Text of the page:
A Few Moral Philosophical Considerations About What Keeps Us Alive
So, when I originally wrote this review, there were a few key details that just lit my cortex on fire. Like, just absolutely launched me into the stratosphere. Mainly thoughts on moral philosophy constructs from Hume, to Kant, to Nietzsche, there may have even been some Heiddeger in there somewhere. Yeah, I went, and I went, and I just couldn’t stop. But here was the primer of the reader’s digest version. Basically, I saw Jackie as a philosopher, arguing for a different ethic. She clearly stated the weakness of morals and morés. She clearly saw herself as the stronger evolutionary product philosophically. And I bit that logic hook, line, sinker, and fishing pole. And off I went. Now, if you are still interested in my rant… I’m posting it up for you über weird people to wander over and read it. But it was way too off topic, even for me… who adores a good rant. So if you want to read it, you can check it out here.
But otherwise, the long and short of it was, I believed that Jackie is correct. The natural progression, post a God-killing declaration by Nietzsche, and the subsequent death of a unified moral (relativism), is that we should naturally proceed to a king of the hill mentality that Jackie is espousing for in this movie. (Or more specifically, Colin Minihan, the writer and director). Stopping there. But it’s a simple enough idea – that post modernist philsophers logically abandon a unified moral, but they won’t take it all the way to a 100% relative moral. I’m not allowed to do whatever the hell I like. Which, I disagree with.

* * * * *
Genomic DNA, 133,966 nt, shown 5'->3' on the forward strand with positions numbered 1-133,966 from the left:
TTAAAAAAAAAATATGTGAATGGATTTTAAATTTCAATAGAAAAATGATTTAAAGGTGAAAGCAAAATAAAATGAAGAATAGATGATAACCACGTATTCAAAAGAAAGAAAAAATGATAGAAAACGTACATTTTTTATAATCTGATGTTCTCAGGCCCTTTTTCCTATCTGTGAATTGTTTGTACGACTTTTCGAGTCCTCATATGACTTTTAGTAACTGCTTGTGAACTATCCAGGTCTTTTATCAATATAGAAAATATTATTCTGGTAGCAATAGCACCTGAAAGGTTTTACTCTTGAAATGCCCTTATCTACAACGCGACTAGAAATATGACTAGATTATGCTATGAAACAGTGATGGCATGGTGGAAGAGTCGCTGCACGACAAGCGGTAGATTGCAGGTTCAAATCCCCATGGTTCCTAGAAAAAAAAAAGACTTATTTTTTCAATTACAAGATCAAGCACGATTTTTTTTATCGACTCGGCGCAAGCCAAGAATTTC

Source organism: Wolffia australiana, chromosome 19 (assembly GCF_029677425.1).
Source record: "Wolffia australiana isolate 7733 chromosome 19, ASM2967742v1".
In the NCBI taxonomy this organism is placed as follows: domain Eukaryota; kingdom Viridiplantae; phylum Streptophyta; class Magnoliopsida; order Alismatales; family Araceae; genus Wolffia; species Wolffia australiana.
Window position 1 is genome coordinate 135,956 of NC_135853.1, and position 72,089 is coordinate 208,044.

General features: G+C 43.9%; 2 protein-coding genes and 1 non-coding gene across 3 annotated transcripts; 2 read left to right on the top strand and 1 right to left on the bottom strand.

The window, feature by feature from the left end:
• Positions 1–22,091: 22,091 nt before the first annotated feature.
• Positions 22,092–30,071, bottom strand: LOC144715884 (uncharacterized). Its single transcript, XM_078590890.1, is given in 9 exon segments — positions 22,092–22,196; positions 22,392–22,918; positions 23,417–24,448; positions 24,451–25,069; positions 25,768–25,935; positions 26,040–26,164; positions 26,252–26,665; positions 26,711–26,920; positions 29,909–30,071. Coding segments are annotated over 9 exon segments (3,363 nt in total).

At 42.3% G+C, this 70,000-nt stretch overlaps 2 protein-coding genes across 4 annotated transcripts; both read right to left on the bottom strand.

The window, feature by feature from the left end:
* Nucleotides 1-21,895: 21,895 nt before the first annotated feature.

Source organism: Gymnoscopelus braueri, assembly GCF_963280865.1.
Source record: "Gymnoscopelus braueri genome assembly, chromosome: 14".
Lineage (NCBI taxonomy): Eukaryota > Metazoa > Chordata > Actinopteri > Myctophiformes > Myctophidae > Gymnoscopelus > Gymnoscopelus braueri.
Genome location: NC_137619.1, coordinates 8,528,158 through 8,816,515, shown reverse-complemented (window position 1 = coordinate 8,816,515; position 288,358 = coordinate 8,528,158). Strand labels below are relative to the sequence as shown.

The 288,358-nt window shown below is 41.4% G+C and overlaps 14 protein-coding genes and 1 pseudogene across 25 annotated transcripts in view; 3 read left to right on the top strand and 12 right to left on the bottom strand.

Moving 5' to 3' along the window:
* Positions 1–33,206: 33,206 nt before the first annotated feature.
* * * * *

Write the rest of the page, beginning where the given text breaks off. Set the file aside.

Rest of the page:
A Few Cultural Considerations of What Keeps You Alive
Outside of the moral questions… the other enormous thing that happened with this movie is the desensitization of homosexuals on screen. Which, could actually be argued for and against I think. But regardless, we have this gay, married couple, and one of them kills the other. Actually, one of them is a stark raving pathological, homicidal, raving lunatic. Which, was fascinating to me. Because, up until now, it sort of felt like gay movie characters could not inhabit the roles of terrifying characters. Because that would speak ill of gay people in general. That there was an unwritten rule in Hollywood that we can’t badmouth a gay character. So to see this flip in this movie really caught me off guard. It’d be like if someone decided it was ok to kill a pet, or an animal on screen. That is currently one of the biggest taboo things in celluloid history.
But really? Is that what just happened? I might argue that even though we are given a number of fairly intimate scenes of Jackie and Jules together, what if Jackie wasn’t gay at all? We know that Jackie was duplicitous with her love for Jules. “Did you love me?” “No.” Jackie says without even batting an eyelash. Maybe she wasn’t gay at all? Only using this “affection” as a honeypot to entice other women to their deaths? Could it be that something happened in the lake that day with her best friend that caused her to actively chase down other women?
Final Thoughts on We Kill What Keeps You Alive
My philosophical implosion aside, I really was caught off guard by how much I enjoyed this movie. It was pretty bloody, and messed in the head. But the enormous reversal and switch back at the end was brilliant. Everyone dying through a clever turn on Jules’ part? So great. I just really enjoyed it. I also found the attempts on Jackie’s part at becoming this übermensche – this heroic overman – just fascinating. Obviously that wasn’t really in there, but you could see some of that in her character. Which I obviously found fascinating in that it generated 1500 words of rant in the blink of an eye! hahaha. What did you think of the movie?